Chris Gough Profile picture
16 Sep, 13 tweets, 6 min read
Thank you to everyone who commented and voted on this case - some great debates!

Before I go through assessment of fluid responsiveness in critical care, it's worth saying that it is one component of your overall assessment of the patient. Not to be taken in isolation. [1/12]
One of the key principles here is that the positive pressure delivered into the thorax from the ventilator will affect the venous return to the right heart (with less returning during inspiration).

This leads to variation in IVC and LVOT VTI/V max values.
Some variation is completely normal.

But when patients are hypovolaemic, they are more susceptible to the pressure changes, & the variation will get larger.

In ICU we can also see this as "swing" on an arterial line trace

It is not so simple in a spont breathing patient
In this case, the IVC variation & LVOT VTI variation were within normal limits:

IVC variability:
<15% - not fluid responsive
>20% - fluid responsive

LVOT VTI variation:
<10% - not fluid responsive
>15% - fluid responsive

The middle ground is not clear one way or other.
The other principle here is about the Frank-Starling curve.

In summary, this says that increasing the pre-load (LVEDV), will increase the stroke volume, up to a point. At that point, further increases will have no affect on SV, and may worsen SV.
[5/12] Image
To assess this we can compare the LVOT VTIs before and after a fluid bolus, or a passive leg raise (PLR).

Using a PLR we deliver a fluid bolus to the patient from their lower limb venous pool - essentially sparing them a fluid bolus if they turn out to be non-responsive.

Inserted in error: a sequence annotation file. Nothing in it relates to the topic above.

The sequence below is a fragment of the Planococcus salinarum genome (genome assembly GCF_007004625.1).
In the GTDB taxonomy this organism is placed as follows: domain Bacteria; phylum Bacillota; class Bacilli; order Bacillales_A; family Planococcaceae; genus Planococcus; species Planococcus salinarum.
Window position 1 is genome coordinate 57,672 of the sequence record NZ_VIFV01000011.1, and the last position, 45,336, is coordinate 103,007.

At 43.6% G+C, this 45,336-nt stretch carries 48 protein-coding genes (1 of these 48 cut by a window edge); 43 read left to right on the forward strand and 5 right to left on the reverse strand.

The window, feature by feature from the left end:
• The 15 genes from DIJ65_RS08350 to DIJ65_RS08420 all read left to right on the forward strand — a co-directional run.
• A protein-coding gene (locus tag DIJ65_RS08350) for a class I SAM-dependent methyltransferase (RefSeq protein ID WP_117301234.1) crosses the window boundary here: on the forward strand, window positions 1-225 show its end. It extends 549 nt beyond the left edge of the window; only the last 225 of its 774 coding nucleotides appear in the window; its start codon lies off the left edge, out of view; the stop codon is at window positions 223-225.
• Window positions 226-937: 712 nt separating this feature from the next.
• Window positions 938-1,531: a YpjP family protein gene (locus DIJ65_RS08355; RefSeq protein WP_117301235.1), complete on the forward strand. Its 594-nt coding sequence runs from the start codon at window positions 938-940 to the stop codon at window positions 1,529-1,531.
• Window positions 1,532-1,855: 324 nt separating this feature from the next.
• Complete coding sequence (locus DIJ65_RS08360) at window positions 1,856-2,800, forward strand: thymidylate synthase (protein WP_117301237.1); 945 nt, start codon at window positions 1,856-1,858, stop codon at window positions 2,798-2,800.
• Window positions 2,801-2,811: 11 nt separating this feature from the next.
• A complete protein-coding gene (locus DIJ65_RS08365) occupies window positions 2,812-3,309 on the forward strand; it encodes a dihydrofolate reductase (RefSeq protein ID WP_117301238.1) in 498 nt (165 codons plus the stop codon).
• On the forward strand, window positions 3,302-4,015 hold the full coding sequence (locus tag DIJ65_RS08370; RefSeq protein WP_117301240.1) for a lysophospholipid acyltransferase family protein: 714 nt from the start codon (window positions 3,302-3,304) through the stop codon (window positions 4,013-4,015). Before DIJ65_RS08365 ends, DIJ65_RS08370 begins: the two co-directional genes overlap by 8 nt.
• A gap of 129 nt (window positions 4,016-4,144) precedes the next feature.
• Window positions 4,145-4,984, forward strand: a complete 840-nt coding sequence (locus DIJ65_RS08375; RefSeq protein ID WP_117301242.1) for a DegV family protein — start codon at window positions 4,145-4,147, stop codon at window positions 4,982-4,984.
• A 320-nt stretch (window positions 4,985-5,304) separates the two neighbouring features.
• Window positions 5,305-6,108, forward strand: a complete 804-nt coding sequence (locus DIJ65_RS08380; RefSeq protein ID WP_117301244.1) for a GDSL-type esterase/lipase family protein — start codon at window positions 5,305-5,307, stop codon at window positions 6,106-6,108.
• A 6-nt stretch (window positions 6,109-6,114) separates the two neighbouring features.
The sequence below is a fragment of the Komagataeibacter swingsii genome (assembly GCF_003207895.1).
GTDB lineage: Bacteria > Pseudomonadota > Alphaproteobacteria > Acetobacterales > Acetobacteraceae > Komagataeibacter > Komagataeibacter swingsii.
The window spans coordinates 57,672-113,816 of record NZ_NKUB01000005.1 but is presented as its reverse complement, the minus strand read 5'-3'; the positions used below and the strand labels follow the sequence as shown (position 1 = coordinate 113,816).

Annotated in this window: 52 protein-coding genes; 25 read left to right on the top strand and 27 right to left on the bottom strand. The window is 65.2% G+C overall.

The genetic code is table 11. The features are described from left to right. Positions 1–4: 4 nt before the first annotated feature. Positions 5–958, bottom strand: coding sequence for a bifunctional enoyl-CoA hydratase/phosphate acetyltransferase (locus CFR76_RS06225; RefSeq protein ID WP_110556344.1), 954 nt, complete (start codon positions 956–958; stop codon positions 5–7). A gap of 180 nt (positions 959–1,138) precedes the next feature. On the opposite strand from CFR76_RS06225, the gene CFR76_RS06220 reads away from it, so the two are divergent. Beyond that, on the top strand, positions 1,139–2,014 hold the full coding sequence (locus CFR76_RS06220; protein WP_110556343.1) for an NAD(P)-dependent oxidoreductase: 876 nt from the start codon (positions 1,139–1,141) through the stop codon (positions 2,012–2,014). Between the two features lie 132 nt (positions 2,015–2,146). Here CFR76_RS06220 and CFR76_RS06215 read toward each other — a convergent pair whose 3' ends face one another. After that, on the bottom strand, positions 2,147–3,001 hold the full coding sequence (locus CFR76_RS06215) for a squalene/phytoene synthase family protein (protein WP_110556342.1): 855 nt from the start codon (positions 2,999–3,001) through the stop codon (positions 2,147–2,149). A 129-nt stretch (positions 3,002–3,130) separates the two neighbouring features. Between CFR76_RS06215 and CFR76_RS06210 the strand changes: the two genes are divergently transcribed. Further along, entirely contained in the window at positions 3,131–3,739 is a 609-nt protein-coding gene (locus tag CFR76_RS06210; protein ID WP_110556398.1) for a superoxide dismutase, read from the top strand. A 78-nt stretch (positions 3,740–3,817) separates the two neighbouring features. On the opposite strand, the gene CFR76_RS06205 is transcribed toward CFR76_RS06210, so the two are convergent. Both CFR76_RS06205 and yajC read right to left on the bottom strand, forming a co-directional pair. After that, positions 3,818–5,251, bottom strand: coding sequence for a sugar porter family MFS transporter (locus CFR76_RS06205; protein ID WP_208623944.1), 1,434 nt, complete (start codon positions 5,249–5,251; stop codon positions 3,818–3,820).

In this case, the response was negligible.

The normal values are:
Increase of <8% - not fluid responsive
>12% - fluid responsive.

With a zone of uncertainty in between

As with IVC and LVOT VTI, there will be a few exceptions where values can be misleading.
So in this case:
- Minimal IVC variation
- Minimal LVOT VTI variation
- No response to a PLR.

We can confidently say he is currently unlikely to be fluid responsive (remember in critical care the patient can change very rapidly).
The other thing I always try to comment on is any signs of volume overload, to try and help give as much useful info as possible:
- Is the patient unlikely to be fluid responsive and look about right?
- Is the patient unlikely to be fluid responsive and look overloaded?
I didn't show you all the the images here, but can tell you:
- The RV has normal dimensions with normal TAPSE and fractional area change.
- The RA is normal size
- The IVS has normal movement, with no bowing into LV.

In essence, no signs of volume overload.
In summary, this patient is unlikely to be fluid responsive, and has no signs of volume overload.

I attach a helpful diagram I use as my prompt for these scenarios.

It's taken from a book I use, but have no conflict of interest with.
[11/12] ImageImage
I hope this has been useful. As always, do let me know your thoughts, and if you agree/disagree with my interpretation.

@nat_echo @cardiacLucy @scrivsy85 @DrDanAugustine @dr_benoy_n_shah @The_echo_lady @Teresa30031988 @iceman_ex @vitormweaverBSE @MedCrisis @paton_maria

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More from @GoughCJ

15 Sep
This is my first critical care echo case tweetorial. I will be discussing the assessment of potential fluid responsiveness in critical care. Case today, answers tomorrow.

Please do give me honest feedback so I can make these useful.
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Here is the PLAX.
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